# Monte Carlo Simulation of Two-Electron Spin Correlations

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This Demonstration simulates the results of spin measurements on two-electron spins, using rotatable analyzers along directions and that can be selected by the user. The two electrons remain in an eigenstate of total spin squared.

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Contributed by: Ulrich Mutze (April 2015)

Open content licensed under CC BY-NC-SA

## Snapshots

## Details

Snapshot 1: measuring along the same direction results in perfect anticorrelation

Snapshot 2: 10° deviation of the measuring directions allows parallel alignment in rare cases

Snapshot 3: 10° deviation from orthogonality makes a small correlation coefficient

Snapshot 4: orthogonal directions make the correlation coefficient vanish

Snapshot 5: constructive addition of spins is the usual case in triplet states

This Demonstration considers the simplest nontrivial quantum system composed of two subsystems, allowing us to study the phenomenon of entanglement. This system was employed by D. Bohm in his discussion of the EPR "paradox" and is referred to in most discussions of Bell's inequality (see e.g. the Scholarpedia article "Bell's Theorem"). It is an idealized system in which the spacial dependence of the electron wavefunctions is ignored, and thus no (anti-)symmetry restrictions from Pauli's principle are imposed. Nevertheless, it turns out that the "groundstate" (i.e. the state with the lowest eigenvalue, 0 in this case) of the operator , the so-called singlet state, is necessarily antisymmetric with respect to an exchange of the electrons. This state has the property that the spins, if both measured along the same direction (i.e. ), are always found to be antiparallel.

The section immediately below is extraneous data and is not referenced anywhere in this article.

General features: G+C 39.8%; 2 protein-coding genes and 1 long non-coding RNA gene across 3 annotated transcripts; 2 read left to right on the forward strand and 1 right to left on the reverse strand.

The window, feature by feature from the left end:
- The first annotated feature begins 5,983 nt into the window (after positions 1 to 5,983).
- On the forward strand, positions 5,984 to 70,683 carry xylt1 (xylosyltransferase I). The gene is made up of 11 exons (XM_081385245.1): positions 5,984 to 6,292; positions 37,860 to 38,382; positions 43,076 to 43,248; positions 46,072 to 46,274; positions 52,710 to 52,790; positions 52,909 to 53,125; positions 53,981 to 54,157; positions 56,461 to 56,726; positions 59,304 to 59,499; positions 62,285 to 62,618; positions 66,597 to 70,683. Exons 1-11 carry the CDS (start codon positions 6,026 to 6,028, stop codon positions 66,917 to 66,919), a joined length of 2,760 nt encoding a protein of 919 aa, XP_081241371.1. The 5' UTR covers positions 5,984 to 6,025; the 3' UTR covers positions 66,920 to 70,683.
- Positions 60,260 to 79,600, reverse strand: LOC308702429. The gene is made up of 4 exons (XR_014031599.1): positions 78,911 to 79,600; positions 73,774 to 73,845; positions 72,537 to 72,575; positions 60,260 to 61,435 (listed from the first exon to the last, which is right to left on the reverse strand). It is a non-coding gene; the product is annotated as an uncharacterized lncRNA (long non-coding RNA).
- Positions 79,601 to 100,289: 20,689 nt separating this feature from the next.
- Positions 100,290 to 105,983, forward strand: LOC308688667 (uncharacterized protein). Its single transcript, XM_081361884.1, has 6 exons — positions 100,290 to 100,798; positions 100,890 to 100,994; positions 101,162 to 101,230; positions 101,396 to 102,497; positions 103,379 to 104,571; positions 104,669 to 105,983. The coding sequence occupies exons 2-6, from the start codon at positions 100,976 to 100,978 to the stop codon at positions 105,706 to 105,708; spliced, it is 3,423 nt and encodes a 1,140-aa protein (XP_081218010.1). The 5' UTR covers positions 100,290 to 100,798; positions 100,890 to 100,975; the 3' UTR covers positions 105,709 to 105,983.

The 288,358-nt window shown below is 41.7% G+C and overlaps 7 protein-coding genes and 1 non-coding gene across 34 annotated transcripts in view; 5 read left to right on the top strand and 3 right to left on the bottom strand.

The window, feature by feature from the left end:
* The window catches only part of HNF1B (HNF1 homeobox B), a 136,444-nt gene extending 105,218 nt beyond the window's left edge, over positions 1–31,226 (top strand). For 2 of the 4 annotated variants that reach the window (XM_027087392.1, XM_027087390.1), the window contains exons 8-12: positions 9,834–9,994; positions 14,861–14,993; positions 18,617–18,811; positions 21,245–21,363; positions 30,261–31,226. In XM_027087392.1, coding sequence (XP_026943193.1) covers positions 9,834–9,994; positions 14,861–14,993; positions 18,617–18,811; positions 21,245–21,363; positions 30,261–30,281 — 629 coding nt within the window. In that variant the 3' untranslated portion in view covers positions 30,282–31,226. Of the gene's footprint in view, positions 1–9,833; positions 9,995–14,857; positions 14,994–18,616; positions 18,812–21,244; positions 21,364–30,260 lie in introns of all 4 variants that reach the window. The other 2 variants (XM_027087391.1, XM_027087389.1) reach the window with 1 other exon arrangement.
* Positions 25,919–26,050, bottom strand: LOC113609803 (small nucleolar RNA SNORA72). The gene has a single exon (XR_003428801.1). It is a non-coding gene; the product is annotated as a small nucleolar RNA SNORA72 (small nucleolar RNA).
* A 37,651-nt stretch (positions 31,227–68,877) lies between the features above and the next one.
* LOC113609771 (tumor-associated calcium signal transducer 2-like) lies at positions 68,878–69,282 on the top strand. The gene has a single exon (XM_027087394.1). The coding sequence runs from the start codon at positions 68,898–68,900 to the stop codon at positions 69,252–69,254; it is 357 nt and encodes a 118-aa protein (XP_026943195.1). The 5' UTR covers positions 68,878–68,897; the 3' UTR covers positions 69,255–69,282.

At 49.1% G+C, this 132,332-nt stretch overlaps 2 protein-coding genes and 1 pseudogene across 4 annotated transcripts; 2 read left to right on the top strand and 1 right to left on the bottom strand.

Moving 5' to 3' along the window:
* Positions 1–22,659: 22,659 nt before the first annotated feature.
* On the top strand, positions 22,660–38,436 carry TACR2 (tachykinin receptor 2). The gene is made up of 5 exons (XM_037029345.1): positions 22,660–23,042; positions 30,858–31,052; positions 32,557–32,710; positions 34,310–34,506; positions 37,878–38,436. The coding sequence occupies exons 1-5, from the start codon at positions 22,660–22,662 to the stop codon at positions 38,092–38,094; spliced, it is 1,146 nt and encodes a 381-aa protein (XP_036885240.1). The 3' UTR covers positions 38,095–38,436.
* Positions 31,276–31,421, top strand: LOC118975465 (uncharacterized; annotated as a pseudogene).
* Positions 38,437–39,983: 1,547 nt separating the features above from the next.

## Permanent Citation